Daily Reflection
From a Creighton Student's Perspective
of Creighton University's Online Ministries

March 6th, 2009

Patrick Carter

Junior; Justice and Socity Major

Ez 18:21-28
Ps 130:1-2, 3-4, 5-7a, 7bc-8
Mt 5:20-26

Weekly Guide for Daily Prayer

The Daily Reflections

What if we were to follow Jesus’ commandment in today’s Gospel? “Therefore, if you bring your gift to the altar, and there recall that your brother has anything against you, leave your gift there at the altar, go first and be reconciled with your brother, and then come and offer your gift.” In a Christian context, we can see the temple as attending Church on Sunday. Imagine a faith that would require us to forgive others and seek forgiveness from others before we are able to go to mass. But this is exactly what Jesus calls us to do in today’s Gospel.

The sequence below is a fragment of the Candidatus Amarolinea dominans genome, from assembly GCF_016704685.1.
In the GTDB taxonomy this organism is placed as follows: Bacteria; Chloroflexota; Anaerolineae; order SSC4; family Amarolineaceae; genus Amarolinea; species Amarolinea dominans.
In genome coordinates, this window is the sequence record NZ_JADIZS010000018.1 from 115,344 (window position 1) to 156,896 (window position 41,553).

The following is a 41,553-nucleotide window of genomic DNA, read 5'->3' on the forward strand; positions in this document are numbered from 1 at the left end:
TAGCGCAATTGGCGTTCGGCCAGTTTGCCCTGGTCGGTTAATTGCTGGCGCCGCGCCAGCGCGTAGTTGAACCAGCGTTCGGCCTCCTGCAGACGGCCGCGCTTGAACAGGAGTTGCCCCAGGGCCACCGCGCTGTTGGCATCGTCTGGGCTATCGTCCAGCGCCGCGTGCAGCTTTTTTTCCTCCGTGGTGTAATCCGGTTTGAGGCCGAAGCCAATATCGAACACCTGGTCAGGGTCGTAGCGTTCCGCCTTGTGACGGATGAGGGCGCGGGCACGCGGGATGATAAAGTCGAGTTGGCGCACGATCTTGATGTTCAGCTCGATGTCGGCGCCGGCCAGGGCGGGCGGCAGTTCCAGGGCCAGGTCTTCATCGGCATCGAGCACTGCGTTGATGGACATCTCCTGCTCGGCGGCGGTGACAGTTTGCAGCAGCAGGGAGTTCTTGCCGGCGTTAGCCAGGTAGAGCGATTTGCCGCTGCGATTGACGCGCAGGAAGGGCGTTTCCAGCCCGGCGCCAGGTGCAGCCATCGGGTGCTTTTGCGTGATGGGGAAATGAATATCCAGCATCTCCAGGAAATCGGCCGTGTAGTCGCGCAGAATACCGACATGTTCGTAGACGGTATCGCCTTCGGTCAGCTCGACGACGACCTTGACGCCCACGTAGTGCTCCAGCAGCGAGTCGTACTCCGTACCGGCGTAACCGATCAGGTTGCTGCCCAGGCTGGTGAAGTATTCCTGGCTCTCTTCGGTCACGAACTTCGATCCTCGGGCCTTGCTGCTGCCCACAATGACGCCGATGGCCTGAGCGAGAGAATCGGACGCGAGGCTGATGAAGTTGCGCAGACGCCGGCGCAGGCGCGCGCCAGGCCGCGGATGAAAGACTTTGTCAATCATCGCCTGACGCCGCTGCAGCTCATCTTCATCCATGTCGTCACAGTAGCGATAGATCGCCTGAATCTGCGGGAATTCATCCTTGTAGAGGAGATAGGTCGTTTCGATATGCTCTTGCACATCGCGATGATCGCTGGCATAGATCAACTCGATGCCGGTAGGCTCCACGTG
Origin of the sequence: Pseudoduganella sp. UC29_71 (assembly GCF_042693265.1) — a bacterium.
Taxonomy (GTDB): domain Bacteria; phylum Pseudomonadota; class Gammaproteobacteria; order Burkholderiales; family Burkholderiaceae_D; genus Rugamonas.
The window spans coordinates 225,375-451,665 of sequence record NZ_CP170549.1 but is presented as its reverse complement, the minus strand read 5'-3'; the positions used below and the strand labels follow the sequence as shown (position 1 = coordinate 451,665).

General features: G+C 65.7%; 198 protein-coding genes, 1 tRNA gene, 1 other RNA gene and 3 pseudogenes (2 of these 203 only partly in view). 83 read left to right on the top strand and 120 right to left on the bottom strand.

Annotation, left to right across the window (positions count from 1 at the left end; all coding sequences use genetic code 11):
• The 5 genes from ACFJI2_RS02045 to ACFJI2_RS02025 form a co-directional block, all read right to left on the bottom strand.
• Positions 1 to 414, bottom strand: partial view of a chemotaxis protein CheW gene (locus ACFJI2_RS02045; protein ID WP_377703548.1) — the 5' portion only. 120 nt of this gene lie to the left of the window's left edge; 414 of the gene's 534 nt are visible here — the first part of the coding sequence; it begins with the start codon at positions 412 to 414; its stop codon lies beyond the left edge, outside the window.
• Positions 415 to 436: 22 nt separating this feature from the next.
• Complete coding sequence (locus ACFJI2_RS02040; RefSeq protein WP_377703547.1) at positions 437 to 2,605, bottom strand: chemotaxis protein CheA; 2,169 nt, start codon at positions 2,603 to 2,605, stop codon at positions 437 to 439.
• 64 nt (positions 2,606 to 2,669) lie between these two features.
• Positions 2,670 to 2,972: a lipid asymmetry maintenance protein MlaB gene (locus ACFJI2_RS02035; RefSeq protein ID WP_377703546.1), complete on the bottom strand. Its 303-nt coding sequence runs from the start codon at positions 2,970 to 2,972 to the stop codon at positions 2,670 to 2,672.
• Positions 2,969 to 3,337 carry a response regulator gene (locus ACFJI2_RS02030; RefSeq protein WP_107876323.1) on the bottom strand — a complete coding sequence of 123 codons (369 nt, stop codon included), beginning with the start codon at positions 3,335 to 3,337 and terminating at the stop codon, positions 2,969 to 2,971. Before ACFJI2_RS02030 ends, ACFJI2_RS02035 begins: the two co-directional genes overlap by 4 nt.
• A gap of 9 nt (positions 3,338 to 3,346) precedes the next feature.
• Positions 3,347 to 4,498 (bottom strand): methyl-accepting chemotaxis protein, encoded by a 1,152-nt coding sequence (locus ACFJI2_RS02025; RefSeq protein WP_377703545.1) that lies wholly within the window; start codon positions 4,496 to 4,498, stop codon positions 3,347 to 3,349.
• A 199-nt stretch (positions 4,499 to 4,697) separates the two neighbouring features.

As this Gospel reading occurs during Lent, its purpose is to demonstrate the importance of repentance, forgiveness, and renewal – this reading achieves this. However, I believe that it suggests a much broader and burdensome demand from Jesus. We tend to compartmentalize our faith, keep it contained from 10:30 am to 11:30 am on Sunday mornings. I live my life in a faith-less, consumption-driven society. Then, on Sundays, I go and give God and my faith an hour of my week, and then it is back to secularism. If I were to meet Jesus today, walking down the sidewalk with disciples in tow, he would surely classify me as a follower of the Pharisees – I follow the rules (go to Church, do not kill, do not steal, do not covet), so I am set for salvation. In today’s Gospel, Jesus says, “Oh, no. Not so fast there, Patrick.” He says that it is not good enough to do as the Scribes and Pharisees by strictly following the “rules.” Rather, we are to be more righteous than the most stringent adherents to these rules. Rather than consolidating faith to Sunday mornings, we are to implement the practice of Jesus in everything that we do. This is not easy. It means being with the materially poor, the spiritually poor, the socially outcast, and surrendering excesses so that humanity lives in a sustainable manner. Additionally, Jesus tells us that, when we do not live this way – when we do not resolve conflicts with our sisters and brothers – we are not welcome to worship in the Lord’s house. This does not mean that we are barred from entering the church down the street but the Kingdom of God. To live a life that models Jesus’ is difficult, counter-cultural, challenging, and…a necessity. It is our call as Christians to not live a life of a contained faith, but one that permeates and enriches every moment of our lives.


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